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D.C.’s charter-school kids finally get a sporting chance.
Fourteen-year-old Melanie Brown stands at the head of a group of twittering teenage girls near the front doors of the Hyde Leadership Public Charter School. It’s 3 o’clock on a Wednesday afternoon—an hour before school lets out—so you’d think they’d be racing away from school to celebrate their early emancipation from the classroom. But they’re staying put, waiting for the first game of their first season as members of the Hyde varsity basketball team.
Oh sure, they’ve played other games this year—”scrimmages” against private schools, says Brown, team co-captain. They lost both, but those games didn’t count anyway, she says. “It was just to prepare,” says Brown.
But now it’s for real. They are about to participate in the first game day of the newly formed D.C. Public Charter School Athletic League, the brainchild of a group of charter-school principals who wanted to start up basketball teams at their schools. Charter schools host plenty of talented, eager jocks, but most have had a hard time finding regular competition, says league Co-Chair Christine Handy, principal at Techworld Public Charter School. Eight of the city’s 27 charters, which operate from 31 campuses, will compete in the league this year, says Handy.
“It’s all part of the school experience,” says Handy. “Our kids deserve just what [D.C. public school] kids or Maryland public school kids do.”
At Hyde, students are required to take at least one sport, but in order to have a real team, they need competition. The school colors are blue and gold, chosen partly because school heads could get hand-me-down basketball uniforms in those colors from some partner charter schools in Maine and Connecticut. Hyde’s cheerleaders still haven’t gotten their uniforms, though, so they won’t be going to today’s game. And the school hasn’t quite nailed down a mascot. The girls tell me their mascot is a phoenix—”you know, like a bird,” says one—but Hyde Athletic Director Ernesto Natera says later that school leaders have settled on the nickname of “Hyde Pride,” a concept most likely embodied by a lion.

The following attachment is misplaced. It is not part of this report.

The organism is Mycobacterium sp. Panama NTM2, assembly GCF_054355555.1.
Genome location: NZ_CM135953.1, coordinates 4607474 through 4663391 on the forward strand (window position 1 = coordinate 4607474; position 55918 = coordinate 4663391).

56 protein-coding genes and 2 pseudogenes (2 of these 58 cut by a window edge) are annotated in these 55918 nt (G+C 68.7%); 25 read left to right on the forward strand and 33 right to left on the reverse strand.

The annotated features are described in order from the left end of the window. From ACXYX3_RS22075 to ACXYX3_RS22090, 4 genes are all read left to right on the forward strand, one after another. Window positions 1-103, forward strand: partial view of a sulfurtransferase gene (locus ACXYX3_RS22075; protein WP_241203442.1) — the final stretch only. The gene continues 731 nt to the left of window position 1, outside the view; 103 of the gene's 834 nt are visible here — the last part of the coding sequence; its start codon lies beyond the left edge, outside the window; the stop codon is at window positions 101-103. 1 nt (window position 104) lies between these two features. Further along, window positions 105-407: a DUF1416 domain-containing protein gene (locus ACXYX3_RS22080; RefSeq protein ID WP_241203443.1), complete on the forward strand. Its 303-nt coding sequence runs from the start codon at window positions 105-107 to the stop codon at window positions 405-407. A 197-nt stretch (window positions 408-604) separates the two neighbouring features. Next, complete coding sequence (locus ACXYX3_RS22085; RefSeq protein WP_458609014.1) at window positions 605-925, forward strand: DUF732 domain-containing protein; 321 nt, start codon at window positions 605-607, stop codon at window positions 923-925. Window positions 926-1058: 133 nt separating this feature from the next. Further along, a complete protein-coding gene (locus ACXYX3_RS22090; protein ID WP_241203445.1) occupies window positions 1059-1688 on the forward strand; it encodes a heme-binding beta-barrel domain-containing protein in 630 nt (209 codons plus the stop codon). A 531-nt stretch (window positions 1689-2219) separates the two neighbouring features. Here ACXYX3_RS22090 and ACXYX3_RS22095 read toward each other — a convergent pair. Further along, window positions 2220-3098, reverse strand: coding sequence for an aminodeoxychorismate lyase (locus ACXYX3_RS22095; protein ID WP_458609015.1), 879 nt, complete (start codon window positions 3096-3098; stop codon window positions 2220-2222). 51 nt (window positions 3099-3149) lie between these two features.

Make that a lion cub. The school experience anywhere else is a blend of books, assignments, lunch room set-tos, and, of course, the occasional Big Game. Even though the parents who built Hyde are trying to get away from an educational template that was failing their children, certain aspects of regular school life need to be replicated. And it’s not hard to see how Hyde’s focus on leadership might find expression on the basketball court.
The girls themselves aren’t worried about details. They are, however, a little worried about their opposing team. Today they’ll play Washington Mathematics Science Technology (WMST) Public Charter School, a high school with grades nine through 12. Hyde is technically a junior high, grades seven through nine, which means Hyde’s opponents will most likely be older—and taller. With so few teams in the league, though, principals couldn’t be choosy about the match-ups. “I’m a little worried about height,” admits one player. The Hyde boys, who will be facing similarly tall odds, are scheduled to play right after the girls.
“Height doesn’t matter,” comforts another player. “Because some people maybe can’t move around.” Other girls nod in agreement, pumping each other up into a necessary pregame ardor. Brown insists they’ll be fine, as soon as they get to the court and start playing. “We just need to loosen up,” she says.
By 3:30, the private bus the school hired to take the players to the game still hasn’t shown, so Hyde Principal Don MacMillan and other school staffers start out in a caravan of cars. “I had a feeling this would happen,” says MacMillan. “Big game, late bus.”